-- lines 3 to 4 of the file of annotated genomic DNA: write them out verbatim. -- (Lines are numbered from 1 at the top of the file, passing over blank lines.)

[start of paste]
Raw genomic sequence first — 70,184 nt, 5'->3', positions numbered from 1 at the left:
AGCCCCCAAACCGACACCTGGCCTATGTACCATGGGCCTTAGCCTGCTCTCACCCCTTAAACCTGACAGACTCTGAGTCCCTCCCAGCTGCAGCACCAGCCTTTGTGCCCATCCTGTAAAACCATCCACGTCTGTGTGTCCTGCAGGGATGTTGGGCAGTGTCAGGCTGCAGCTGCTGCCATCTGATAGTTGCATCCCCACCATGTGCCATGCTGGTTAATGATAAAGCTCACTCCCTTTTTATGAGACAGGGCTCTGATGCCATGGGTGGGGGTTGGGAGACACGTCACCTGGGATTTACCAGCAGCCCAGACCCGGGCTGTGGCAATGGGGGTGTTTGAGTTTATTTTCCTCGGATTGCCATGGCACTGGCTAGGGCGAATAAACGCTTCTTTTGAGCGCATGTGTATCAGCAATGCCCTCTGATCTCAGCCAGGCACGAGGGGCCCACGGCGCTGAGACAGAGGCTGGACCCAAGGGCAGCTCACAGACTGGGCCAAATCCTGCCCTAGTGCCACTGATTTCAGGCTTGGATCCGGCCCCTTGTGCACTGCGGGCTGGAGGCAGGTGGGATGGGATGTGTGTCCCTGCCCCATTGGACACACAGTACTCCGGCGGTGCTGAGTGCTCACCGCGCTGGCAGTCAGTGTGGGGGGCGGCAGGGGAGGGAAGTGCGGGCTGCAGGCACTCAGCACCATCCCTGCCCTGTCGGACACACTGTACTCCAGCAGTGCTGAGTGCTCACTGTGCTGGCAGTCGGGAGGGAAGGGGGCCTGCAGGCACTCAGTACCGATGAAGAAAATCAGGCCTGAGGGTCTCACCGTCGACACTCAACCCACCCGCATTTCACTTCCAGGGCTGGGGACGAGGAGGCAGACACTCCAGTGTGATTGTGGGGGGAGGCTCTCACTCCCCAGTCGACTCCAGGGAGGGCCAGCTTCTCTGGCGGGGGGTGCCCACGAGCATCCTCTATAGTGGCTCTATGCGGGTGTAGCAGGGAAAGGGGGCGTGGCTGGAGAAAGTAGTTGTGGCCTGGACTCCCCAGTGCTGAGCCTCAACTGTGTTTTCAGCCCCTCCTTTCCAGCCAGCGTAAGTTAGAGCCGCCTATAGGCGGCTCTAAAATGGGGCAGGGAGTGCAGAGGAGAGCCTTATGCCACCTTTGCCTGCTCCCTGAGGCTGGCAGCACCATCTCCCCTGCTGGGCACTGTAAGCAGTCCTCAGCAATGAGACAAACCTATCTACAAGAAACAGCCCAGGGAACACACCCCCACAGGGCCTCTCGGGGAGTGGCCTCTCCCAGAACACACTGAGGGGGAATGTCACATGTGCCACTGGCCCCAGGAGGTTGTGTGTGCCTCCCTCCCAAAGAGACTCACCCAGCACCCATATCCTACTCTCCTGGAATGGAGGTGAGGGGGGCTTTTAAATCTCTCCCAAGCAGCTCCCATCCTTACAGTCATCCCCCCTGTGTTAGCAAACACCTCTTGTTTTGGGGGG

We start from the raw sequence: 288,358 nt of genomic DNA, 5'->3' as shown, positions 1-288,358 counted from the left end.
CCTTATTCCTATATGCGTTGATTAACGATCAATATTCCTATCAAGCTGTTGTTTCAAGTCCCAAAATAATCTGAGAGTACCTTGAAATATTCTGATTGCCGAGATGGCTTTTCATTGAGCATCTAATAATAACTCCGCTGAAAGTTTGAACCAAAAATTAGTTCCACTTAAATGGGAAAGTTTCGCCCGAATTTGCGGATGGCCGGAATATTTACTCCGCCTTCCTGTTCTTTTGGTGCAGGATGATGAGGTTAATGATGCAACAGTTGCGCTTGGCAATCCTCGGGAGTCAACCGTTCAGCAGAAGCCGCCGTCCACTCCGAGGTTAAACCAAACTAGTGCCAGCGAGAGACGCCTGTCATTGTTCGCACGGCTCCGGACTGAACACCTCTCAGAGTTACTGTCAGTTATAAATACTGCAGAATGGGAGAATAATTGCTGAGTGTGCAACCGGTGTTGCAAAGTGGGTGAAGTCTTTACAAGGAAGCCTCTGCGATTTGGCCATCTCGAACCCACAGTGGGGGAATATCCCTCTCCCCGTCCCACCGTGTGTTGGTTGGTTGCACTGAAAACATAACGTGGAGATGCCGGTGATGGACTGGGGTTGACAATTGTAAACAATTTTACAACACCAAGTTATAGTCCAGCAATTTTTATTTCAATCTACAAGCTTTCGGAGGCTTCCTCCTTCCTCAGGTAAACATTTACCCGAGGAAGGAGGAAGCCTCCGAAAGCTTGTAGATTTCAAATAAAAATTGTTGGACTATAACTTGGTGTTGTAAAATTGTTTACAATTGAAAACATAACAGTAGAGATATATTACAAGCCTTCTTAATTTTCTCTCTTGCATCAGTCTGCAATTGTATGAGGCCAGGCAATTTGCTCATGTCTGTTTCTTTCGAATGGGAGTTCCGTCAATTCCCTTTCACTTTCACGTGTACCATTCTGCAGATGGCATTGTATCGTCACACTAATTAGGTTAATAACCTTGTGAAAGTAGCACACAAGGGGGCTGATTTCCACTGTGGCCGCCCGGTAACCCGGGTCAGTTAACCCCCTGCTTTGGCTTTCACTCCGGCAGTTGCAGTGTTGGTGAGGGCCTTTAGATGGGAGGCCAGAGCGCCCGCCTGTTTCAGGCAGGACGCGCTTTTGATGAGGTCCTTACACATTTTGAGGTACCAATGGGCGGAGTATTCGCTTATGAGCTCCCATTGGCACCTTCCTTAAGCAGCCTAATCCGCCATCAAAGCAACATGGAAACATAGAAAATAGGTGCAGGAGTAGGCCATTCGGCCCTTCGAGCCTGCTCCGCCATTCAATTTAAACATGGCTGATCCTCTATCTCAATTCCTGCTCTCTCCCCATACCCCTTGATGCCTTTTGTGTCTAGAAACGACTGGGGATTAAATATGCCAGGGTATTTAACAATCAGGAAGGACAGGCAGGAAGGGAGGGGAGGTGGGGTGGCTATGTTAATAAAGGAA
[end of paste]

We start from the raw sequence: 288,358 nt of genomic DNA, 5'->3' as shown, positions 1-288,358 counted from the left end.
CCTTATTCCTATATGCGTTGATTAACGATCAATATTCCTATCAAGCTGTTGTTTCAAGTCCCAAAATAATCTGAGAGTACCTTGAAATATTCTGATTGCCGAGATGGCTTTTCATTGAGCATCTAATAATAACTCCGCTGAAAGTTTGAACCAAAAATTAGTTCCACTTAAATGGGAAAGTTTCGCCCGAATTTGCGGATGGCCGGAATATTTACTCCGCCTTCCTGTTCTTTTGGTGCAGGATGATGAGGTTAATGATGCAACAGTTGCGCTTGGCAATCCTCGGGAGTCAACCGTTCAGCAGAAGCCGCCGTCCACTCCGAGGTTAAACCAAACTAGTGCCAGCGAGAGACGCCTGTCATTGTTCGCACGGCTCCGGACTGAACACCTCTCAGAGTTACTGTCAGTTATAAATACTGCAGAATGGGAGAATAATTGCTGAGTGTGCAACCGGTGTTGCAAAGTGGGTGAAGTCTTTACAAGGAAGCCTCTGCGATTTGGCCATCTCGAACCCACAGTGGGGGAATATCCCTCTCCCCGTCCCACCGTGTGTTGGTTGGTTGCACTGAAAACATAACGTGGAGATGCCGGTGATGGACTGGGGTTGACAATTGTAAACAATTTTACAACACCAAGTTATAGTCCAGCAATTTTTATTTCAATCTACAAGCTTTCGGAGGCTTCCTCCTTCCTCAGGTAAACATTTACCCGAGGAAGGAGGAAGCCTCCGAAAGCTTGTAGATTTCAAATAAAAATTGTTGGACTATAACTTGGTGTTGTAAAATTGTTTACAATTGAAAACATAACAGTAGAGATATATTACAAGCCTTCTTAATTTTCTCTCTTGCATCAGTCTGCAATTGTATGAGGCCAGGCAATTTGCTCATGTCTGTTTCTTTCGAATGGGAGTTCCGTCAATTCCCTTTCACTTTCACGTGTACCATTCTGCAGATGGCATTGTATCGTCACACTAATTAGGTTAATAACCTTGTGAAAGTAGCACACAAGGGGGCTGATTTCCACTGTGGCCGCCCGGTAACCCGGGTCAGTTAACCCCCTGCTTTGGCTTTCACTCCGGCAGTTGCAGTGTTGGTGAGGGCCTTTAGATGGGAGGCCAGAGCGCCCGCCTGTTTCAGGCAGGACGCGCTTTTGATGAGGTCCTTACACATTTTGAGGTACCAATGGGCGGAGTATTCGCTTATGAGCTCCCATTGGCACCTTCCTTAAGCAGCCTAATCCGCCATCAAAGCAACATGGAAACATAGAAAATAGGTGCAGGAGTAGGCCATTCGGCCCTTCGAGCCTGCTCCGCCATTCAATTTAAACATGGCTGATCCTCTATCTCAATTCCTGCTCTCTCCCCATACCCCTTGATGCCTTTTGTGTCTAGAAACGACTGGGGATTAAATATGCCAGGGTATTTAACAATCAGGAAGGACAGGCAGGAAGGGAGGGGAGGTGGGGTGGCTATGTTAATAAAGGAA